Six Keys To Job-Hunting Following a Long Hiatus
People take breaks from their careers for many different reasons: to travel, stay home with kids, care for a family member, or medical issues, to name just a few. Given these very valid rationales for spending time on personal endeavors, many might not think about the difficulties they could encounter in getting a job after the break. But in today’s tight job market, a time gap in a resumé might be all it takes to get that resumé moved to the recycle bin.
But if you’re among those job hunters who are returning to work after a hiatus, fear not. With patience and perseverance, you will find a job in your chosen field, and the following tips should help you get back on the road to a thriving career:
Mentally (and Financially) Prepare for a Long Search: Many unemployed job seekers are stunned to find themselves looking for a job for months or even years before securing a position. The length of the search can be very disheartening, particularly if you were expecting to wrap up a great position in a couple of months. So:
- Go into your search with the understanding that you might be at it for a while.
- If possible, make sure you have a financial reserve that can tide you over for a year or more.
- If you don’t have that kind of financial cushion, create a plan B for generating income or reducing expenses (like getting a part-time job or downsizing your apartment).
In short, minimizing your financial stress will greatly reduce the overall stress you feel in searching for a job. Next:
Be Ready to Discuss any New Job Skills, and Consider Adding Them to Your Resumé: Examine whether, during your time away from your “normal” career, you gained skills that could apply to the jobs you are seeking. Be ready to discuss specific skills that you gained or developed, in case your interviewers want to know how you stayed sharp while you were away. That said, use your judgment regarding the convention for resumés in your industry: consider consulting a career coach to decide whether explicitly mentioning your non-traditional experience will help or hurt your chances. If you do decide to go this route, some possible ideas:
- Did your world travel require you to be resourceful and negotiate in cultures and customs that were unfamiliar to you?
- When you were dealing with insurance companies on behalf of a sick family member, did you learn to be persistent and keep trying different strategies until you were able to get what you needed?
- You may also want to consider adding a section regarding your time away to your cover letter.
Reach Out to Your Network: In any job search, your chances of securing an interview are much greater if someone on the inside passes along your resumé than if you send it in cold, or through an online resume collection system; when an HR assistant is sorting hundreds of resumes, your time off might be an easy way for them to put you into the “no” pile.
But if your old boss calls a friend at the company and says he knows this great analyst who is looking for a job, then sends your resumé along, you know that someone with authority is, at a minimum, reading your resume. There’s no guarantee that any individual contact can “get you a job,” so don’t expect that. But the more people you reach out to, the better your chances of getting interviews and eventually landing a position.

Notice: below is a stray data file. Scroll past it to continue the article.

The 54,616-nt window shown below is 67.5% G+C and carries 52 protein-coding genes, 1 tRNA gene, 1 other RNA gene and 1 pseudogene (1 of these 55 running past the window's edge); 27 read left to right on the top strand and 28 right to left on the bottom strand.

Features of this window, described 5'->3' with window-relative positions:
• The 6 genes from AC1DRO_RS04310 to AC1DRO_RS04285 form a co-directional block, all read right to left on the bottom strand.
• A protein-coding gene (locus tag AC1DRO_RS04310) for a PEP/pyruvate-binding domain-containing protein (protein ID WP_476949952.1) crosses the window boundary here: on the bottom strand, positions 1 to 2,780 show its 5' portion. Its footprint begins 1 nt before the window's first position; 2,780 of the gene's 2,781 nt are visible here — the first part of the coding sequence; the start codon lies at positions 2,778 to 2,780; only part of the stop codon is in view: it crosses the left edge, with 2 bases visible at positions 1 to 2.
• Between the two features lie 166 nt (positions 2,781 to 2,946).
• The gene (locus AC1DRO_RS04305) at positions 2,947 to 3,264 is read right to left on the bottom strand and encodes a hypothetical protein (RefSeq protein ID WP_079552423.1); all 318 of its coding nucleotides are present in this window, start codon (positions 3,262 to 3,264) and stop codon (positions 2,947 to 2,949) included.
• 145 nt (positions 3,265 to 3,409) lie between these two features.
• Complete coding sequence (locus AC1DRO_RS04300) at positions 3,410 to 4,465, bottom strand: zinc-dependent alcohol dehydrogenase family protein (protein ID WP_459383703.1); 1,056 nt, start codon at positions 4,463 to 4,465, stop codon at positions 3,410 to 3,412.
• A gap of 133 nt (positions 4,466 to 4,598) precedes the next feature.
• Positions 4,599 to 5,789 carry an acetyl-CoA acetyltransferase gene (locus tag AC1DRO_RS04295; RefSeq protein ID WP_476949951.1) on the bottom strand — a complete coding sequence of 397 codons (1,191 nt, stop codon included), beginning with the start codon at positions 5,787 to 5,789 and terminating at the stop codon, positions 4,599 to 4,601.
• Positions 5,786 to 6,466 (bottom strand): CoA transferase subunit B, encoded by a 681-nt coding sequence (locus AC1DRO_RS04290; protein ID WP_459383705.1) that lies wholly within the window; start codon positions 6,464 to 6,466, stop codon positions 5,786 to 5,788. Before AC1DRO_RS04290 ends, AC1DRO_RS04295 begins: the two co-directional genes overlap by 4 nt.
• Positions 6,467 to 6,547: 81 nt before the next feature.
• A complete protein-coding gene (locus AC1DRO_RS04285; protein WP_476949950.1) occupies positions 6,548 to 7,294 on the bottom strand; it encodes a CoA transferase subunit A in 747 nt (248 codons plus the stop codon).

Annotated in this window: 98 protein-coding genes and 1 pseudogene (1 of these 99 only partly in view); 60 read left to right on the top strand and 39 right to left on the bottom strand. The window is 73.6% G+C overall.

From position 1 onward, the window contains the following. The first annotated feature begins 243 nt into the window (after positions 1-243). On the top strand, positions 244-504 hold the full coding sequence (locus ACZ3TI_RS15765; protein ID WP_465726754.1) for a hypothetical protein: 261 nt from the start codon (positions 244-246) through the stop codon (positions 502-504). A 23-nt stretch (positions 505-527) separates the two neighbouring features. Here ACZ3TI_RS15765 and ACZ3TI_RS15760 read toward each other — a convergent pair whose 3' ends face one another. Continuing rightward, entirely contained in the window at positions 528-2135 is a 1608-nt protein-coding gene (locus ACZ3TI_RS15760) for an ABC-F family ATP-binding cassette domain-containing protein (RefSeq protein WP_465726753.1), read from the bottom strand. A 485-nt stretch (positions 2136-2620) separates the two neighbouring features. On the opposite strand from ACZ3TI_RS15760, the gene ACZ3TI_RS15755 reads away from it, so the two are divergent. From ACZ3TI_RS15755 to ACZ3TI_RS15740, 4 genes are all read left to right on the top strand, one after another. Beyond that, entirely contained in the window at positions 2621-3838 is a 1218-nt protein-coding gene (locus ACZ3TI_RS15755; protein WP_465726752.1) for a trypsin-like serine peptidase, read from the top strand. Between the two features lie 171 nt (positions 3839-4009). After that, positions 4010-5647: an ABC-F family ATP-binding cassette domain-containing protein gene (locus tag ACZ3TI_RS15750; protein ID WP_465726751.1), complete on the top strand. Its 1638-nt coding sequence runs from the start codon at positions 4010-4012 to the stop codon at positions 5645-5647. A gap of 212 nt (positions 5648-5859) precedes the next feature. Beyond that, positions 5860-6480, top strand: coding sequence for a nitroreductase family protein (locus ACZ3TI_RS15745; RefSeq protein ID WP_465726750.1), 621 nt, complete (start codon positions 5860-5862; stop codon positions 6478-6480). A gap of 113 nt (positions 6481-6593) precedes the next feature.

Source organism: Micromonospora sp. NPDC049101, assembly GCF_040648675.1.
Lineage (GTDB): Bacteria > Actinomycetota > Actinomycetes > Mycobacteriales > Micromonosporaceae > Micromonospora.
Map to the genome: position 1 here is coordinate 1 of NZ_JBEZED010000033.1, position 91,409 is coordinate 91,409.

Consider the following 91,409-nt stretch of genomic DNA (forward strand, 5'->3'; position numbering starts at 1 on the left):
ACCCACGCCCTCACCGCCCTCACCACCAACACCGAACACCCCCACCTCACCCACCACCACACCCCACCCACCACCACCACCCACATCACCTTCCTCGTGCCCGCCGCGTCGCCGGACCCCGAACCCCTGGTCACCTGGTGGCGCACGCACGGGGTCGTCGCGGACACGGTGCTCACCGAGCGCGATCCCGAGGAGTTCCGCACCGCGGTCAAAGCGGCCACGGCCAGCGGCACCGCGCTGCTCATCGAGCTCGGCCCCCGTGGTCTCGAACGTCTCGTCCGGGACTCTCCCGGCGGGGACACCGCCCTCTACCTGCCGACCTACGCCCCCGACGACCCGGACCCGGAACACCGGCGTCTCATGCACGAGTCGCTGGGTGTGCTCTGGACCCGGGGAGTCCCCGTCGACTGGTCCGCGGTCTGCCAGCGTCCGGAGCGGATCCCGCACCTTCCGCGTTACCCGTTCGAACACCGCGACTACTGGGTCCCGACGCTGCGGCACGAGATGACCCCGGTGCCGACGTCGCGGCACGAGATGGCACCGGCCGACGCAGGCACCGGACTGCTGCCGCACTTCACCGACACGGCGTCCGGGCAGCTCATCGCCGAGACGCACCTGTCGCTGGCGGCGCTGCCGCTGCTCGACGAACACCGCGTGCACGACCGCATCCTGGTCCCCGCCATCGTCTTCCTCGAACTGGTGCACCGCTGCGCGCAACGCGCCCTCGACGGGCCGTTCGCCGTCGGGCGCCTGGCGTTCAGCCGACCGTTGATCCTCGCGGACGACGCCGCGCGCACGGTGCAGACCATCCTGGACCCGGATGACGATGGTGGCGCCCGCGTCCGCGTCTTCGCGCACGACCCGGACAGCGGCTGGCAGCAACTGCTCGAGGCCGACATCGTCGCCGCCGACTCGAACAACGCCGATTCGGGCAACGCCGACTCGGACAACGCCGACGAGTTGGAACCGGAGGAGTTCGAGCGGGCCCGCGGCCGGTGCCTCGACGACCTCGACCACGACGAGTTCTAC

Enlarge your Target: Three years ago, you might have been on track to become the next vice-president of sales. Unfortunately, now the game has changed, and you might not be able to expect to get back on the ladder on the same step you got off. Some scenarios connected with that:
- You may need to consider taking a job that you feel is a step back, or at least a step sideways.
- Depending on how long you’ve been away, you might want to consider taking something part-time, or even seeking an unpaid internship-style position to get back in the game and get a chance to prove your mettle.
- In any case, keep your eye on the big picture, and try not to get discouraged if you need to take a job that isn’t your ideal. Once you’re in, you can start climbing back up the ladder like the champ that you are.
Make Sure You are Interview-Ready: While you’ve been away from the professional world, it’s possible that your professional wardrobe has become outdated, you’ve forgotten how to style your hair, and you gave away your last decent pair of dress shoes. So change that, and make sure you have everything you’d need if someone asked you to come in for an interview tomorrow. Get your suit cleaned, shine those shoes, have extra resumé paper on hand, make sure you have a decent handbag or briefcase, and think through anything else you might need for that interview.
Get Help from a Professional: If you are financially able, consider investing in a few hours with a career coach or counselor who could help you polish your resumé and think through your job search strategy. Professionals who work with people in your industry might be particularly helpful, as they are likely to have insights on how to frame your time off in a way that will be most appealing to potential employers.
At the very least, get a friend to read through your resumé and cover letters to look for typos and awkward language. It always helps to have someone to brainstorm with, and a second brain and pair of eyes might be just what you need to uncover errors that could be holding you back.
Returning to work after a long break can be hard, but in the end, it will be worth it. You have skills that make you a valuable worker, and eventually, a savvy employer will see that your time away from the corporate ladder is no hindrance to your ability to contribute.18